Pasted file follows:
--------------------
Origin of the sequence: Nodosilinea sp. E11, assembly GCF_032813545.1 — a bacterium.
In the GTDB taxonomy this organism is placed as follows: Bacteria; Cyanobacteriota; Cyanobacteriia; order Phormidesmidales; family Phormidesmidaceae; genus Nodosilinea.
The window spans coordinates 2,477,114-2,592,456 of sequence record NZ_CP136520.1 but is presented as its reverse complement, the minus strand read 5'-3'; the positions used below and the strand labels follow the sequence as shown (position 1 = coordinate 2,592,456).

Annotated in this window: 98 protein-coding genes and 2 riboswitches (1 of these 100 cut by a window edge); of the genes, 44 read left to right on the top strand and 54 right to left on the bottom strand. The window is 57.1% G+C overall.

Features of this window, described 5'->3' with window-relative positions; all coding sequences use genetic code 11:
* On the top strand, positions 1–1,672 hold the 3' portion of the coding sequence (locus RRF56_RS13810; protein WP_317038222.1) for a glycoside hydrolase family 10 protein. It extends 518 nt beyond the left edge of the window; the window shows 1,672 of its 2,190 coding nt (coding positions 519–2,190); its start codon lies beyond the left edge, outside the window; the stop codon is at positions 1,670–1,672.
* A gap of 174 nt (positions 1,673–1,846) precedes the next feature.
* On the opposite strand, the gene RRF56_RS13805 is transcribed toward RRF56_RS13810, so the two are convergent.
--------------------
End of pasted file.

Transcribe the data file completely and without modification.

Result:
Origin of the sequence: Nodosilinea sp. E11, assembly GCF_032813545.1 — a bacterium.
In the GTDB taxonomy this organism is placed as follows: Bacteria; Cyanobacteriota; Cyanobacteriia; order Phormidesmidales; family Phormidesmidaceae; genus Nodosilinea.
The window spans coordinates 2,477,114-2,592,456 of sequence record NZ_CP136520.1 but is presented as its reverse complement, the minus strand read 5'-3'; the positions used below and the strand labels follow the sequence as shown (position 1 = coordinate 2,592,456).

Annotated in this window: 98 protein-coding genes and 2 riboswitches (1 of these 100 cut by a window edge); of the genes, 44 read left to right on the top strand and 54 right to left on the bottom strand. The window is 57.1% G+C overall.

Features of this window, described 5'->3' with window-relative positions; all coding sequences use genetic code 11:
* On the top strand, positions 1–1,672 hold the 3' portion of the coding sequence (locus RRF56_RS13810; protein WP_317038222.1) for a glycoside hydrolase family 10 protein. It extends 518 nt beyond the left edge of the window; the window shows 1,672 of its 2,190 coding nt (coding positions 519–2,190); its start codon lies beyond the left edge, outside the window; the stop codon is at positions 1,670–1,672.
* A gap of 174 nt (positions 1,673–1,846) precedes the next feature.
* On the opposite strand, the gene RRF56_RS13805 is transcribed toward RRF56_RS13810, so the two are convergent.